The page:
Aged care services minister Richard Colbeck has denied claims the aged care sector has been left out of the picture since the government unveiled its sweeping plans for reform in response to the aged care royal commission.
Leading Age Services Australia (LASA) has slammed the government for failing to engage with the aged care sector and lagging on reform.
“The 19th of August marked 100 days since the government released its aged care reform plans,” LASA CEO Sean Rooney said.
“To say that we, as a sector, are disappointed by the lack of real consultation is an understatement.”
The federal government promised a $17.7 billion, 5-year plan for aged care in the May federal budget, and Mr Rooney says the sector reached out to the government in June with a list of priorities for “transformational” change.
He also noted that consultation with providers, consumers and other aged care sector stakeholders is one of the 148 recommendations in the final report of the Royal Commission handed down in March.
Jeopardising opportunity for change
Despite this, the sector has been left in the cold, jeopardising a once in a generation opportunity to fix the system, Mr Rooney says.
At present, the door appears to be firmly shut on the sector’s involvement in the planning process on the landmark aged care reforms recommended by the royal commsssion.Sean Rooney
“At present, the door appears to be firmly shut on the sector’s involvement in the planning process on the landmark aged care reforms recommended by the royal commission and largely adopted by the government as its ‘five pillars’ of reform over five years.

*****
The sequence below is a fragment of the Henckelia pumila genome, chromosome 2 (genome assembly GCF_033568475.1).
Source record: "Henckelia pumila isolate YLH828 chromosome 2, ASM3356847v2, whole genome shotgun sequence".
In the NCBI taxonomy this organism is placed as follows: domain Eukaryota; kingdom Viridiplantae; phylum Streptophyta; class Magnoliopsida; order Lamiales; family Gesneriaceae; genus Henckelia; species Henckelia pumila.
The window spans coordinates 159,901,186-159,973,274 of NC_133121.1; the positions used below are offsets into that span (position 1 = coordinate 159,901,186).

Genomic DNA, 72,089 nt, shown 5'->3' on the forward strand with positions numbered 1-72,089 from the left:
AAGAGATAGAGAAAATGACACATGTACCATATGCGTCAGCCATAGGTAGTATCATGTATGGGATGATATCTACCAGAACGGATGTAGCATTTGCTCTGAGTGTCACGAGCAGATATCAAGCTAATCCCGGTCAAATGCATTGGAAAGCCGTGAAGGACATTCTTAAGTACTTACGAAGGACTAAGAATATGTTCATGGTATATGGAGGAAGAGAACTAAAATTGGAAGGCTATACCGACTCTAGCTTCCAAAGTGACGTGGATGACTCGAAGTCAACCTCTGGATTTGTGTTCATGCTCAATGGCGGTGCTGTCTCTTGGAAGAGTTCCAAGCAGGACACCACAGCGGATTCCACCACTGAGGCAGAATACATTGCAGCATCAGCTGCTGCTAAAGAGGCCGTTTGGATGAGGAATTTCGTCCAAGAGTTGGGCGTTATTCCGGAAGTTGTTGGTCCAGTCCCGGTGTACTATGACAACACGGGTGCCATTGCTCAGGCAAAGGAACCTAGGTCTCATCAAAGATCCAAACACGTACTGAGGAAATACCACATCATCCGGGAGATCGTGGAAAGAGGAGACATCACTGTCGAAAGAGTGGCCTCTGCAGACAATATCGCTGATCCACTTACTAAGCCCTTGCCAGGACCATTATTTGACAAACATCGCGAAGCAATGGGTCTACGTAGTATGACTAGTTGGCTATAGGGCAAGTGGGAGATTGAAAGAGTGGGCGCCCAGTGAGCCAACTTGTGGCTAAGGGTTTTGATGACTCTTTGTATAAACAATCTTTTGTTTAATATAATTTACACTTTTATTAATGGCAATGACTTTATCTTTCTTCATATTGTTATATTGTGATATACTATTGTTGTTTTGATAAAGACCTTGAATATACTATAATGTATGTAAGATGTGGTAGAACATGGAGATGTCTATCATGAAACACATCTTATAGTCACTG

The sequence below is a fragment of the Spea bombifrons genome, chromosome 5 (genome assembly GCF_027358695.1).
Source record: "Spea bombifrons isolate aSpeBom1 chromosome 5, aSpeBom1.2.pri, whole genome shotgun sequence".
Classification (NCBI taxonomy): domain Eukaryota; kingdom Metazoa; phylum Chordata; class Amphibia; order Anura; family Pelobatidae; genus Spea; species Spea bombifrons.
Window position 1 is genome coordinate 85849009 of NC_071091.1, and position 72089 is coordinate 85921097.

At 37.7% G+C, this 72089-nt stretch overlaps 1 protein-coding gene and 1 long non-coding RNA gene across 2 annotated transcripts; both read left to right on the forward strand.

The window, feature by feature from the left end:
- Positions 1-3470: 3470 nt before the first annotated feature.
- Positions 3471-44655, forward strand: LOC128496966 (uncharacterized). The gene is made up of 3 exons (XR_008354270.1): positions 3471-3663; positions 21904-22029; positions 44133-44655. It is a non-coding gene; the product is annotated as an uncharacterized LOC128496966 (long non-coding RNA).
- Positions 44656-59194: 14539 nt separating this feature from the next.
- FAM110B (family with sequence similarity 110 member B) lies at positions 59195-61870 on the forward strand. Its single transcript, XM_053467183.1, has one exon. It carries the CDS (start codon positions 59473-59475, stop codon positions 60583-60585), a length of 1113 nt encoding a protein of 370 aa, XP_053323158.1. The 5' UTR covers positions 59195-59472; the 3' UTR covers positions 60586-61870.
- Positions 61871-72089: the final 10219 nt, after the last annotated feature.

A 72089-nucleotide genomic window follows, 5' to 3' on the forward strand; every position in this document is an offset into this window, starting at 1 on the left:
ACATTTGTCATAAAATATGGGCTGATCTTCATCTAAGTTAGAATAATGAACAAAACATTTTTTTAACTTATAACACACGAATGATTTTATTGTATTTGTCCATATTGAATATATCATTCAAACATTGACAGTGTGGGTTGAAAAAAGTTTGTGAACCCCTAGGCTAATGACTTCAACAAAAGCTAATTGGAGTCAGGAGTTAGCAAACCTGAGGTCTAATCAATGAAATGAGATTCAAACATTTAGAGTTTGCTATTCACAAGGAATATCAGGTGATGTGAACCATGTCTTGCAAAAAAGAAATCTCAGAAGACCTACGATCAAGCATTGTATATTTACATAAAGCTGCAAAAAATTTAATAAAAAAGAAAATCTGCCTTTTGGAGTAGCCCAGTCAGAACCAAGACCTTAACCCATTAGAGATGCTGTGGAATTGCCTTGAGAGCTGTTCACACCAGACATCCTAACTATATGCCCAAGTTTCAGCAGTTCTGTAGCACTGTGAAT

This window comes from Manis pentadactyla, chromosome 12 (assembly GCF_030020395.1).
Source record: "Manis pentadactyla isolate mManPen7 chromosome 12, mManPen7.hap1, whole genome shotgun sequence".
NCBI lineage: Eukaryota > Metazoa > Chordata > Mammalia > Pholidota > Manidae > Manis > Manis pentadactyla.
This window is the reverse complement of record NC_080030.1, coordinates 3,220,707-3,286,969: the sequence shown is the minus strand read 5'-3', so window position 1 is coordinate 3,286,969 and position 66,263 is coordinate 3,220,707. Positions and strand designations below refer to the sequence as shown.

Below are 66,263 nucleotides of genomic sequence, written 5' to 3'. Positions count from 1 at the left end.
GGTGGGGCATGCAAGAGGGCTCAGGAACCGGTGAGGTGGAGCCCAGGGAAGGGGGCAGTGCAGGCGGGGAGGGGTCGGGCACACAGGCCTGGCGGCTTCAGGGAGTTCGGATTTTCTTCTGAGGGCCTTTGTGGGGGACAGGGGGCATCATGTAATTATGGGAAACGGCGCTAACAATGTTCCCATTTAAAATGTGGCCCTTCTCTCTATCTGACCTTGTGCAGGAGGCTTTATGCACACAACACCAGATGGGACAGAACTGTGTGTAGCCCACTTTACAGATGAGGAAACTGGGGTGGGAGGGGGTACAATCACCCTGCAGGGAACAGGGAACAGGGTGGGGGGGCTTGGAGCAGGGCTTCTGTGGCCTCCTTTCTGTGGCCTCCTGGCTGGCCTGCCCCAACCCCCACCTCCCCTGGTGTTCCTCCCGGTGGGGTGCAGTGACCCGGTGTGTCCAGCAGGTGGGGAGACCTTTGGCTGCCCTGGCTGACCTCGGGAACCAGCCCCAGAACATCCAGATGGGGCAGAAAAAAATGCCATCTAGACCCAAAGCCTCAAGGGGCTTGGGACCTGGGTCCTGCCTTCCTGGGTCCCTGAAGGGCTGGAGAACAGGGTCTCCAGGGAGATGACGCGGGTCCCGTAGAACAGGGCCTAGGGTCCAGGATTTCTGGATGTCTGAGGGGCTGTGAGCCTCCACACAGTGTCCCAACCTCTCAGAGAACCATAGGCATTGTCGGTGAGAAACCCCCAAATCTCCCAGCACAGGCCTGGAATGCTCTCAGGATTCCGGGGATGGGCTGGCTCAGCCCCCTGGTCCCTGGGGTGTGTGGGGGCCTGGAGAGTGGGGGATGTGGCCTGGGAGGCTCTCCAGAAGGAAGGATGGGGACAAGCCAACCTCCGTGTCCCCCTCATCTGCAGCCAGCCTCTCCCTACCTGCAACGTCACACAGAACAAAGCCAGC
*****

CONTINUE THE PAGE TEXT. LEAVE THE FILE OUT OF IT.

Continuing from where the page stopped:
“You cannot have successful and significant reforms without meaningfully working with the people who have to implement them.”
Providers back back calls for engagement
Providers have joined LASA in calling for engagement.
UnitingCare National Director Claerwen Little says bringing about change must be a shared responsibility.
“The change we want to achieve is a shared responsibility for all stakeholders across the aged care sector from providers, to workers, consumers, allied health, medical and government,” she said.
Kasy Chambers, Executive Director of Anglicare Australia, warned that lack of consultation was a key reason that past attempts at aged care reform had failed.
“It’s not good enough that the government thinks it can drive reform in the aged care sector without including representatives in designing significant changes to critical aspects of aged care delivery,” she said.
Not so, says government
In a statement to Community Care Reveiw, Senator Colbeck denied the sector was being sidelined and said the government remained committed to engaging and consulting with senior Australians, peak organisations and aged care providers.
“The Morrison Government is in constant communication with aged care providers as we continue to implement key reforms from its comprehensive $17 billion response to the Royal Commission’s Final Report,” a spokesman said.
“The department has also held many targeted consultations with stakeholders on elements of the reform package over the past year and has held a series of interactive webinars in the last two months.
“In addition, the department engages with the sector through a number of regular meetings. This includes a weekly meeting between Minister Colbeck and sector peaks, at which the CEO of LASA has a standing invitation.”
Senator Colbeck said the government has already implemented a range of measures including releasing an additional 700 home care packages each week.
New legislation would also deliver risk-based assurance reviews of 500 home care providers every 12 months to improve the safety and quality of services.
The government has established an Ageing and Aged Care Engagement Hub which provides information on future engagement activities that will inform the implementation of the reforms.
Four consultations are currently open for feedback.
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